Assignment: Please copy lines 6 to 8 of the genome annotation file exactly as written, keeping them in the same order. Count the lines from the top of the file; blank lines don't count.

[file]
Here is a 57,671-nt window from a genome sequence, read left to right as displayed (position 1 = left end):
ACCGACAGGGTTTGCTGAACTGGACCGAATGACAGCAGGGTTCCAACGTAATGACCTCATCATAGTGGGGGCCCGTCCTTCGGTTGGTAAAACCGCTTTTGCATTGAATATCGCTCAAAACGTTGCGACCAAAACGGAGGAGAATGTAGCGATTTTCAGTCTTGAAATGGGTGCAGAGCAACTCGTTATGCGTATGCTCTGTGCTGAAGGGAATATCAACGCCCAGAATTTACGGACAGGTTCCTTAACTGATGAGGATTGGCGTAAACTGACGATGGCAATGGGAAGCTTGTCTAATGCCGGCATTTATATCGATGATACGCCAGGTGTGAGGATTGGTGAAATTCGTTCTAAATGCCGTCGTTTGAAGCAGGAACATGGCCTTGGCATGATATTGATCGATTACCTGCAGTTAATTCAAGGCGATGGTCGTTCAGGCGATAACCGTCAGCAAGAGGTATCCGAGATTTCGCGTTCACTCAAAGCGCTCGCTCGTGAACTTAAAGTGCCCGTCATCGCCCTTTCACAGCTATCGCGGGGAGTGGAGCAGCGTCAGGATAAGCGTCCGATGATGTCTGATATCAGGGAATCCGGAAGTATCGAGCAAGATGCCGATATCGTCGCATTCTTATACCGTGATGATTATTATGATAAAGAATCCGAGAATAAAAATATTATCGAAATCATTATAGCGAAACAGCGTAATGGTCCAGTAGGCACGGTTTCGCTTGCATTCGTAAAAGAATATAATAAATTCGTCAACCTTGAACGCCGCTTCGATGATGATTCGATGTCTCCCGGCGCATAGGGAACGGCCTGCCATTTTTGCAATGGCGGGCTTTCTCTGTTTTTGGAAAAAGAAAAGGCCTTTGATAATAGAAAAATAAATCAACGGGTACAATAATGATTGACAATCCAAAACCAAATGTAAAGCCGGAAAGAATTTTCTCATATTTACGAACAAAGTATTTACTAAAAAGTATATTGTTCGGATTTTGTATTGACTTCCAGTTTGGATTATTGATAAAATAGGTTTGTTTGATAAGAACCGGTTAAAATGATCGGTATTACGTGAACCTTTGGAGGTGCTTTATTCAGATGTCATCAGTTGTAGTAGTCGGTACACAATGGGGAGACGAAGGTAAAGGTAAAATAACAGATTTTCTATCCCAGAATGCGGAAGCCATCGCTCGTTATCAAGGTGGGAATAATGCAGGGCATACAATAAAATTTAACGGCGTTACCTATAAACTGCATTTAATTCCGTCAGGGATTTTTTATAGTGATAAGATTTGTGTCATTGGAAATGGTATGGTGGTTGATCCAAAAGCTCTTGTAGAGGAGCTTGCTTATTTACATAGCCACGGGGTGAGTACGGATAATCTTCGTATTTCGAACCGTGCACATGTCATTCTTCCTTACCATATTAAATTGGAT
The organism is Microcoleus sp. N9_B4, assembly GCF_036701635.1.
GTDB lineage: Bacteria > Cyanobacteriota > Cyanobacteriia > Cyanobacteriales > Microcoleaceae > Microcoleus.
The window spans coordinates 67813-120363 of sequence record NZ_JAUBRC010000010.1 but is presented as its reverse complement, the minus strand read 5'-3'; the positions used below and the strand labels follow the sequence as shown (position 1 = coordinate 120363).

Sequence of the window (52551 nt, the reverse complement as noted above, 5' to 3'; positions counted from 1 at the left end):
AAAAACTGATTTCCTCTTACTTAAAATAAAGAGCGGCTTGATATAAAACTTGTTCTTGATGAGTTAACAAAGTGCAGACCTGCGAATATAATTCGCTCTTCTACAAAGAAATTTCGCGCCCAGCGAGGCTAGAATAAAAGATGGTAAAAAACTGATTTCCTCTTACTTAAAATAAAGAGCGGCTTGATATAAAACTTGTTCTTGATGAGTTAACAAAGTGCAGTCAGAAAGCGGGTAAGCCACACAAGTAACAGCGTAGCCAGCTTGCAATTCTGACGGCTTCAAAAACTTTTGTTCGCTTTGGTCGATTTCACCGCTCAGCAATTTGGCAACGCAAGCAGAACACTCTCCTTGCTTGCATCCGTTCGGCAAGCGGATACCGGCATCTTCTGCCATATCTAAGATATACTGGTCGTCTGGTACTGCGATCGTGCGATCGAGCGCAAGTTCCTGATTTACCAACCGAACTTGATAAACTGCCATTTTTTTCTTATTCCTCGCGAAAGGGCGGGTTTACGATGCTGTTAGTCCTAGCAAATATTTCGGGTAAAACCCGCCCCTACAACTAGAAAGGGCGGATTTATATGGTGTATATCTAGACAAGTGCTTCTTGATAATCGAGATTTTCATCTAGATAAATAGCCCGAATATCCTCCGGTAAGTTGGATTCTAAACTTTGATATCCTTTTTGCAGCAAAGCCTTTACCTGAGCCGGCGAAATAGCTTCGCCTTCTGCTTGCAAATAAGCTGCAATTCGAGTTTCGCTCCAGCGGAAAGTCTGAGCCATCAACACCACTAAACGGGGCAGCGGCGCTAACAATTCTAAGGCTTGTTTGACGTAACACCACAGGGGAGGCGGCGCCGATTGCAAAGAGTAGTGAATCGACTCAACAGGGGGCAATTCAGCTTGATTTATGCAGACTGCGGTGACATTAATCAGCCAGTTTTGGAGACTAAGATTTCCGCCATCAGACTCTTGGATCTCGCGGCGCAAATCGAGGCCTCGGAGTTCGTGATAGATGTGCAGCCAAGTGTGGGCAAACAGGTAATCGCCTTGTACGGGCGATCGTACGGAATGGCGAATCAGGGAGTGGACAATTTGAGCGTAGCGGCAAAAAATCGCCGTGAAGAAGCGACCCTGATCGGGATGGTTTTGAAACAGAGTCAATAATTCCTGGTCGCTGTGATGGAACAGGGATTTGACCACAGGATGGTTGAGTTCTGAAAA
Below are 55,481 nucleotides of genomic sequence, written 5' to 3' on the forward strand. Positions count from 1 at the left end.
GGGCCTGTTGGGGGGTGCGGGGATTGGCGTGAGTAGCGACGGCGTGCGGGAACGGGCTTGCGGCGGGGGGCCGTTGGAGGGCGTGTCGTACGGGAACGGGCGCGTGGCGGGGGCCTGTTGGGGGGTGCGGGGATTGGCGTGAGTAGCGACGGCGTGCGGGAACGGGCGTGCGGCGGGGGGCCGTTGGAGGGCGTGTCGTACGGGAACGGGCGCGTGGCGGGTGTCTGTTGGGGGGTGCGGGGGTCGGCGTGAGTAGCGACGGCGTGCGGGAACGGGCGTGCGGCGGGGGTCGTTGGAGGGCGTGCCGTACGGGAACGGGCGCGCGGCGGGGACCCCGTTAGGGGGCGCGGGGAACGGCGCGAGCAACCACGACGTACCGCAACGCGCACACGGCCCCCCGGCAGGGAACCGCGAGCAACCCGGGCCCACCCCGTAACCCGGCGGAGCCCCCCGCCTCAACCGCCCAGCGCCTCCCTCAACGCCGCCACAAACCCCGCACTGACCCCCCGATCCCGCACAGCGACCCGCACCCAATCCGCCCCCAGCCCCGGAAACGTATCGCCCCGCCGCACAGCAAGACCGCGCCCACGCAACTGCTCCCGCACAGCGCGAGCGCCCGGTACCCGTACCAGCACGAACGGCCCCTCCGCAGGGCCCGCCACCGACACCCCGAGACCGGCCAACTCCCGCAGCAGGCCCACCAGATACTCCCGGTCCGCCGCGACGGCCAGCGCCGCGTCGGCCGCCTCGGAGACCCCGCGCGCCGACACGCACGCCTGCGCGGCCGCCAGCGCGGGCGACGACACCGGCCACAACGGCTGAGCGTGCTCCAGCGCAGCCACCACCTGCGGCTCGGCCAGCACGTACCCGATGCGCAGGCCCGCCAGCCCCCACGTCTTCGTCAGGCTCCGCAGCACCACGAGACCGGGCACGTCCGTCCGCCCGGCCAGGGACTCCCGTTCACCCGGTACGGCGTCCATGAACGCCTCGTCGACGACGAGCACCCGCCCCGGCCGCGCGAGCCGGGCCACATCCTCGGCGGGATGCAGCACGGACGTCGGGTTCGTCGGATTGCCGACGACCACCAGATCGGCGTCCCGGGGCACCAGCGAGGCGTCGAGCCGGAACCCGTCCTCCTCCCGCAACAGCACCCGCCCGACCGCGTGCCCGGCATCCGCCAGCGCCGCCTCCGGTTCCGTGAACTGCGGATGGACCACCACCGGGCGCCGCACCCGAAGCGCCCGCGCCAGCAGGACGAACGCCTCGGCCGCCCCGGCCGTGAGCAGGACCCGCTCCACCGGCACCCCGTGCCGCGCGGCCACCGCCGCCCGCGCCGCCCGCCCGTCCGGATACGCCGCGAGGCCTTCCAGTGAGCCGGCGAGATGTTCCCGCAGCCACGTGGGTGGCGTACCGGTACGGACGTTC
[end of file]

Sequence of the window (52551 nt, the reverse complement as noted above, 5' to 3'; positions counted from 1 at the left end):
AAAAACTGATTTCCTCTTACTTAAAATAAAGAGCGGCTTGATATAAAACTTGTTCTTGATGAGTTAACAAAGTGCAGACCTGCGAATATAATTCGCTCTTCTACAAAGAAATTTCGCGCCCAGCGAGGCTAGAATAAAAGATGGTAAAAAACTGATTTCCTCTTACTTAAAATAAAGAGCGGCTTGATATAAAACTTGTTCTTGATGAGTTAACAAAGTGCAGTCAGAAAGCGGGTAAGCCACACAAGTAACAGCGTAGCCAGCTTGCAATTCTGACGGCTTCAAAAACTTTTGTTCGCTTTGGTCGATTTCACCGCTCAGCAATTTGGCAACGCAAGCAGAACACTCTCCTTGCTTGCATCCGTTCGGCAAGCGGATACCGGCATCTTCTGCCATATCTAAGATATACTGGTCGTCTGGTACTGCGATCGTGCGATCGAGCGCAAGTTCCTGATTTACCAACCGAACTTGATAAACTGCCATTTTTTTCTTATTCCTCGCGAAAGGGCGGGTTTACGATGCTGTTAGTCCTAGCAAATATTTCGGGTAAAACCCGCCCCTACAACTAGAAAGGGCGGATTTATATGGTGTATATCTAGACAAGTGCTTCTTGATAATCGAGATTTTCATCTAGATAAATAGCCCGAATATCCTCCGGTAAGTTGGATTCTAAACTTTGATATCCTTTTTGCAGCAAAGCCTTTACCTGAGCCGGCGAAATAGCTTCGCCTTCTGCTTGCAAATAAGCTGCAATTCGAGTTTCGCTCCAGCGGAAAGTCTGAGCCATCAACACCACTAAACGGGGCAGCGGCGCTAACAATTCTAAGGCTTGTTTGACGTAACACCACAGGGGAGGCGGCGCCGATTGCAAAGAGTAGTGAATCGACTCAACAGGGGGCAATTCAGCTTGATTTATGCAGACTGCGGTGACATTAATCAGCCAGTTTTGGAGACTAAGATTTCCGCCATCAGACTCTTGGATCTCGCGGCGCAAATCGAGGCCTCGGAGTTCGTGATAGATGTGCAGCCAAGTGTGGGCAAACAGGTAATCGCCTTGTACGGGCGATCGTACGGAATGGCGAATCAGGGAGTGGACAATTTGAGCGTAGCGGCAAAAAATCGCCGTGAAGAAGCGACCCTGATCGGGATGGTTTTGAAACAGAGTCAATAATTCCTGGTCGCTGTGATGGAACAGGGATTTGACCACAGGATGGTTGAGTTCTGAAAA
Below are 55,481 nucleotides of genomic sequence, written 5' to 3' on the forward strand. Positions count from 1 at the left end.